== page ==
Back to July 2018

Letter from the Editor: “Wait and See”

Like every year, July seems to be the month that sets the tone for the oncoming harvest. This month growers finally have a general idea of what their 2018 crop will look like—for better or worse. The industry continues to share state crop estimates from growers associations (Those will be published in the August issue). And in other parts of the industry around the world, the harvest is coming to an end.

But even with these estimates and observations, the industry is still sitting in the same place: the “wait and see” stage. Hard work, management adjustments, and endless effort still cannot prevent late-season surprises.

In this issue, Pecan South hopes to prevent some of these surprises. We’ve included a number of management articles; a couple examines the importance of water in growing a crop, while another reviews a potential enterprise that could make the most of your native grove.

During this time, the “wait and see” mantra also pertains to other aspects of the industry, specifically the political side. While preparing the July issue, our office was inundated with updates from Washington, D.C. One minute there were potential tariffs on Chinese imports being discussed. Another it was the 2018 Farm Bill. And the next updates from the Department of Labor were hitting my newsfeed. Even with all these changes, we exist in the same state: “wait and see.”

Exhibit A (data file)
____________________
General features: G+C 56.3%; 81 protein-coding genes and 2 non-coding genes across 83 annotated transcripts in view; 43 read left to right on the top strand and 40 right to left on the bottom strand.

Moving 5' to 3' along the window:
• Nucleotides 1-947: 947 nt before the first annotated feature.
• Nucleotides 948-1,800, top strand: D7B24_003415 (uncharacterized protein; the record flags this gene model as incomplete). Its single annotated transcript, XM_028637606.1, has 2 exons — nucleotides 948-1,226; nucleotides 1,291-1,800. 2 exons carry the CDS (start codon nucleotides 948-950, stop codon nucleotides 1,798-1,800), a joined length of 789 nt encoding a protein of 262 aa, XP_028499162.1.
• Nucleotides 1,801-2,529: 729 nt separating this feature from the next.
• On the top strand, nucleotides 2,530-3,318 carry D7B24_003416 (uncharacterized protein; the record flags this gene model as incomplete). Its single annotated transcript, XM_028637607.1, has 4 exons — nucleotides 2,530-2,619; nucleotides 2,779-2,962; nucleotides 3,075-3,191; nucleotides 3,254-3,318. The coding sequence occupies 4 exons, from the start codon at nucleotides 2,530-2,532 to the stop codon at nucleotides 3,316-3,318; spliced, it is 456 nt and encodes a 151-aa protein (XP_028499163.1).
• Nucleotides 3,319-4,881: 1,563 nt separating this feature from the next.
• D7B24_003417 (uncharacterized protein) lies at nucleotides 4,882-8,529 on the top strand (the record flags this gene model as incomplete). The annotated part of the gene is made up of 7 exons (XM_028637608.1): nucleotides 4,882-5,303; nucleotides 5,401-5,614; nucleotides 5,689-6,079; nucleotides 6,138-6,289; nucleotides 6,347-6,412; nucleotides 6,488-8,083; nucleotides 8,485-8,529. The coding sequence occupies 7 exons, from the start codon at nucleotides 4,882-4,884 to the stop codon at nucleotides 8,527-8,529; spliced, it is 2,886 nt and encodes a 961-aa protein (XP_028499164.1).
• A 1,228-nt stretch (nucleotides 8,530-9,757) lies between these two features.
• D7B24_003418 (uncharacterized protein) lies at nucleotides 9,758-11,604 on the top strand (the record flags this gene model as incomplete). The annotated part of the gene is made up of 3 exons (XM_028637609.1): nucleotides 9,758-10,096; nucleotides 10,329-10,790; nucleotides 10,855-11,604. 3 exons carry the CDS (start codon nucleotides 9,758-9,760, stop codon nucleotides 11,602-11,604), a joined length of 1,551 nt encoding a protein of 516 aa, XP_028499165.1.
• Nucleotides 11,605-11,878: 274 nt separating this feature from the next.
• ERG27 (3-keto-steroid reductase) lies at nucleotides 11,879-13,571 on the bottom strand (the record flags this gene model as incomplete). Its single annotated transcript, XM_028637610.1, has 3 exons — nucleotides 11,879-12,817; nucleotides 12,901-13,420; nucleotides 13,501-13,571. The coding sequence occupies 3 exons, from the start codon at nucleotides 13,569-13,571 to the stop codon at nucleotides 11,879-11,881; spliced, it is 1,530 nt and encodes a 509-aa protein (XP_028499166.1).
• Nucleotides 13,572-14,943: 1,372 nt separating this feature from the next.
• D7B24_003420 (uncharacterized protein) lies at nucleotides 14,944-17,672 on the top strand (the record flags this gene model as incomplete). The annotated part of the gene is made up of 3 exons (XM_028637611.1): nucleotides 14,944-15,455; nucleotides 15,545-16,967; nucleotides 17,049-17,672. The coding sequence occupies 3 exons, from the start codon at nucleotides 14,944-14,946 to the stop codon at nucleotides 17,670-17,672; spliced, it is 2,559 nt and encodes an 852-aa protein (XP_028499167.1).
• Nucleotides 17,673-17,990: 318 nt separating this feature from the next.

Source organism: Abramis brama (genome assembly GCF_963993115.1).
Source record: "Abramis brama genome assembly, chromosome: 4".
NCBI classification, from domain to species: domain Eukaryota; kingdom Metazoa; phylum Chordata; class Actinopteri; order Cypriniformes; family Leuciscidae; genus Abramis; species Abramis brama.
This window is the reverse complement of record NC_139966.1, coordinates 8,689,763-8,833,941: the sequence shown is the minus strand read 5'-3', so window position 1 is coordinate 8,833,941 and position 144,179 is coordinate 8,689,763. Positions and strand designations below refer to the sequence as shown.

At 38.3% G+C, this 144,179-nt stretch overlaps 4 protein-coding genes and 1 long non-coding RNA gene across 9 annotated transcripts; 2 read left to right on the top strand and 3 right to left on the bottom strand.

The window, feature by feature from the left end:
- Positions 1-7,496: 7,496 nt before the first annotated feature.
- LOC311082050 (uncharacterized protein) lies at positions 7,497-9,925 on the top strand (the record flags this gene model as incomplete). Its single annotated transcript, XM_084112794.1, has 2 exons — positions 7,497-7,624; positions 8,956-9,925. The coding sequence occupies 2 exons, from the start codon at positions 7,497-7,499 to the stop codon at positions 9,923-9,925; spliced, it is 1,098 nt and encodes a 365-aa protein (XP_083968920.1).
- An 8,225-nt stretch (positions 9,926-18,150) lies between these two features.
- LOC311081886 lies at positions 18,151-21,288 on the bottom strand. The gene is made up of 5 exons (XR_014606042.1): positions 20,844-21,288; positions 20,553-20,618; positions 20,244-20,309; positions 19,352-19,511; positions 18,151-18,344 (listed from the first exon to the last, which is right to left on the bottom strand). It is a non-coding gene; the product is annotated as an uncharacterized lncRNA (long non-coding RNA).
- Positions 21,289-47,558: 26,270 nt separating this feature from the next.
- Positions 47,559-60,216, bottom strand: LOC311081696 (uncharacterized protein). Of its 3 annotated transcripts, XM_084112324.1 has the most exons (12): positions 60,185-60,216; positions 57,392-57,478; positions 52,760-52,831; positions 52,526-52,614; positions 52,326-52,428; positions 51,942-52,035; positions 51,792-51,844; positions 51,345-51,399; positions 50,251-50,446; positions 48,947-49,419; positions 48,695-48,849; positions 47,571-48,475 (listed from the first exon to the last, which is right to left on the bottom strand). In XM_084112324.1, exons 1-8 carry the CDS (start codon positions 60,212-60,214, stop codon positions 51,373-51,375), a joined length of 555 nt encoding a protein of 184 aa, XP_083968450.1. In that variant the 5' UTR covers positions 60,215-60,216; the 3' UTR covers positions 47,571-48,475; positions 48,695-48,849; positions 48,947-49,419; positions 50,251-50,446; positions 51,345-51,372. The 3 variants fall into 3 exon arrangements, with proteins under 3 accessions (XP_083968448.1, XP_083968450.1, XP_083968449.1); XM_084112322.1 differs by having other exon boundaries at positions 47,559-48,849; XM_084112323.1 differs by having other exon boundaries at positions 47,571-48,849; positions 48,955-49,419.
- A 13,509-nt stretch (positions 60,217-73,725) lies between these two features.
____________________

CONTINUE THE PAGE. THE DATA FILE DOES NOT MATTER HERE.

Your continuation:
Yet even as we wait, we can still prepare. Because of this, I’m happy to share three industry-focused articles this month. The first delves extensively into South Africa and its potential impact on the international pecan industry. The second is an opinion piece that examines country by country how pecan production is growing throughout the world. And the third provides an update from the American Pecan Council.

As we approach kernel fill, I hope these articles can provide you with more information to make better pecan decisions.


Catherine Clark

Managing Editor

Author Photo

Catherine Clark

Catherine Clark is the managing editor of Pecan South. She has her M.S. in Journalism from the University of Southern California, and her B.A. in Communication and Spanish from Trinity University. For questions, comments or concerns, she can be reached at